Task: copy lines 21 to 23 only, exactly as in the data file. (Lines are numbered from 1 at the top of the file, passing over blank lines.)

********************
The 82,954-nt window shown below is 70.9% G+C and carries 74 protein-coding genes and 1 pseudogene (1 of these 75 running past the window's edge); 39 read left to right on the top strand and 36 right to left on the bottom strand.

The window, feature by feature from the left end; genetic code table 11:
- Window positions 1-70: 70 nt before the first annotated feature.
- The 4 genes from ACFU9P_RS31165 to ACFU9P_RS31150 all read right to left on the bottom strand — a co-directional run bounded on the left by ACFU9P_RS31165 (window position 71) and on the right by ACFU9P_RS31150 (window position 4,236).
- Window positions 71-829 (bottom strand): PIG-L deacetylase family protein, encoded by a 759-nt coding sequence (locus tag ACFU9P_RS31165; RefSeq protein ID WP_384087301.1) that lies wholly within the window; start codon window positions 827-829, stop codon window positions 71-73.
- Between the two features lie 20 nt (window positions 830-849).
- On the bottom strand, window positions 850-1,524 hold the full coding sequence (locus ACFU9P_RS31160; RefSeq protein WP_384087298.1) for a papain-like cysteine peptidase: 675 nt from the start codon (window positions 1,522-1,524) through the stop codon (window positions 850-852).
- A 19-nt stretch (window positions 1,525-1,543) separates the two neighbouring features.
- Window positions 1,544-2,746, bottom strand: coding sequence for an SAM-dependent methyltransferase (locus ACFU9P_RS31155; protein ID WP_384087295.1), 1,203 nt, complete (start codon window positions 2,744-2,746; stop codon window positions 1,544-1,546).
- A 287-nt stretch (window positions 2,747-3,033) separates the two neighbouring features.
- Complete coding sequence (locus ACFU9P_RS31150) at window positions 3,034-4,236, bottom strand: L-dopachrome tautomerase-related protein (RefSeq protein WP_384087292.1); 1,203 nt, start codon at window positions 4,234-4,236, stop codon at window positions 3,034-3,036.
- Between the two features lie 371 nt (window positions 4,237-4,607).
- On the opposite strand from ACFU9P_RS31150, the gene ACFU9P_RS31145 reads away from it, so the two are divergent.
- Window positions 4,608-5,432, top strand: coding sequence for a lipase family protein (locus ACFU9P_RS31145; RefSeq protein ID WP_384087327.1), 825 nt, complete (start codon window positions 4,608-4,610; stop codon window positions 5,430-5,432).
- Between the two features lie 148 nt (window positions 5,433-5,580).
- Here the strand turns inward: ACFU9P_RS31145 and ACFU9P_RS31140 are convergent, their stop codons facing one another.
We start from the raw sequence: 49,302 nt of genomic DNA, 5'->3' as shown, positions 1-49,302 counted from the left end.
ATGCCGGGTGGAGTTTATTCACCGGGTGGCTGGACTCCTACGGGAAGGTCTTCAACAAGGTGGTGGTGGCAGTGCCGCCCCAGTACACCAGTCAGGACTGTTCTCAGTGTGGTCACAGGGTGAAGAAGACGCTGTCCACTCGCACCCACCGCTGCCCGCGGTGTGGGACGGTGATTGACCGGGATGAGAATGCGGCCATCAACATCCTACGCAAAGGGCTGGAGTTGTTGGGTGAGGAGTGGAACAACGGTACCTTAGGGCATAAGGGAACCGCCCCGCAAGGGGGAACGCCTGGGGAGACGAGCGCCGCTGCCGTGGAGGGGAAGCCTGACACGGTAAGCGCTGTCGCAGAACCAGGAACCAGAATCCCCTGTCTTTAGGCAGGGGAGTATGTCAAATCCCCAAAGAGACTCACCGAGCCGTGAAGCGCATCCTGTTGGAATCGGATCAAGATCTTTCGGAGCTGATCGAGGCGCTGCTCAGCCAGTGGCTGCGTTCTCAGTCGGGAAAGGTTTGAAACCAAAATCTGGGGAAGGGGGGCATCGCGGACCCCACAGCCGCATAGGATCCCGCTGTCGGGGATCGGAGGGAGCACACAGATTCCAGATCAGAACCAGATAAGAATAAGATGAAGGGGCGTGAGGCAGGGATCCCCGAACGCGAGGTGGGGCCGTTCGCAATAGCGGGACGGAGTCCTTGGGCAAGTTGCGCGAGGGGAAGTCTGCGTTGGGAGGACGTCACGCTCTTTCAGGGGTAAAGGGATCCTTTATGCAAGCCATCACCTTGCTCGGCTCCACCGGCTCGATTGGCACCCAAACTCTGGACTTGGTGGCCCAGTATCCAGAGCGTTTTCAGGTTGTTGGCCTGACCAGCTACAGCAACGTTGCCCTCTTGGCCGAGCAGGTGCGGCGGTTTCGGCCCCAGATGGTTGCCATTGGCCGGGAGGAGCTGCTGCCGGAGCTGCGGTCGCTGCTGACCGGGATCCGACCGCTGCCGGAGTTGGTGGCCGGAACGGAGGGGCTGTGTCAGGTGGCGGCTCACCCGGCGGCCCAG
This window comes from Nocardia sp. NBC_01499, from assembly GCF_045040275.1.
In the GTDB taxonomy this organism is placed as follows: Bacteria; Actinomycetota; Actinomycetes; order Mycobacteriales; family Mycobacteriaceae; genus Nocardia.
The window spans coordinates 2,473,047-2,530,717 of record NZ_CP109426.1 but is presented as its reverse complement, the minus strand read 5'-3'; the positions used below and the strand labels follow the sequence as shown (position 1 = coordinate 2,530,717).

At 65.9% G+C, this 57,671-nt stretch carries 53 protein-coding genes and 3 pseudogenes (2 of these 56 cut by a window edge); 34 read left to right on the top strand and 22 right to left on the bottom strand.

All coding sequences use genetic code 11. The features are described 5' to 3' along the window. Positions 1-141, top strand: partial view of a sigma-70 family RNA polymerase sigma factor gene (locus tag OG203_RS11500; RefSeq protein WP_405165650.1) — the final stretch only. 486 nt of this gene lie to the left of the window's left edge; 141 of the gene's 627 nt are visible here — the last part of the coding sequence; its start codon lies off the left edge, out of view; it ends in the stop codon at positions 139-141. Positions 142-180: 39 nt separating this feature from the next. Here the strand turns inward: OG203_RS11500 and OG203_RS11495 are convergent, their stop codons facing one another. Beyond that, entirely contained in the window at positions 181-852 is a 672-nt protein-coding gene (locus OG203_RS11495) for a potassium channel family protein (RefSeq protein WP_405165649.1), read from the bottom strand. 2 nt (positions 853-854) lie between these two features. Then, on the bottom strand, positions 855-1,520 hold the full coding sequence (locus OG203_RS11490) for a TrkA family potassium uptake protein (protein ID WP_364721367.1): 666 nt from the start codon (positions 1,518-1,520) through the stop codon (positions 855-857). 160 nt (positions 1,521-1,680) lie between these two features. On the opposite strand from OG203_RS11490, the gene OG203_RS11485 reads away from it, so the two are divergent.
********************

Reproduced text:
The window spans coordinates 2,473,047-2,530,717 of record NZ_CP109426.1 but is presented as its reverse complement, the minus strand read 5'-3'; the positions used below and the strand labels follow the sequence as shown (position 1 = coordinate 2,530,717).

At 65.9% G+C, this 57,671-nt stretch carries 53 protein-coding genes and 3 pseudogenes (2 of these 56 cut by a window edge); 34 read left to right on the top strand and 22 right to left on the bottom strand.

All coding sequences use genetic code 11. The features are described 5' to 3' along the window. Positions 1-141, top strand: partial view of a sigma-70 family RNA polymerase sigma factor gene (locus tag OG203_RS11500; RefSeq protein WP_405165650.1) — the final stretch only. 486 nt of this gene lie to the left of the window's left edge; 141 of the gene's 627 nt are visible here — the last part of the coding sequence; its start codon lies off the left edge, out of view; it ends in the stop codon at positions 139-141. Positions 142-180: 39 nt separating this feature from the next. Here the strand turns inward: OG203_RS11500 and OG203_RS11495 are convergent, their stop codons facing one another. Beyond that, entirely contained in the window at positions 181-852 is a 672-nt protein-coding gene (locus OG203_RS11495) for a potassium channel family protein (RefSeq protein WP_405165649.1), read from the bottom strand. 2 nt (positions 853-854) lie between these two features. Then, on the bottom strand, positions 855-1,520 hold the full coding sequence (locus OG203_RS11490) for a TrkA family potassium uptake protein (protein ID WP_364721367.1): 666 nt from the start codon (positions 1,518-1,520) through the stop codon (positions 855-857). 160 nt (positions 1,521-1,680) lie between these two features. On the opposite strand from OG203_RS11490, the gene OG203_RS11485 reads away from it, so the two are divergent.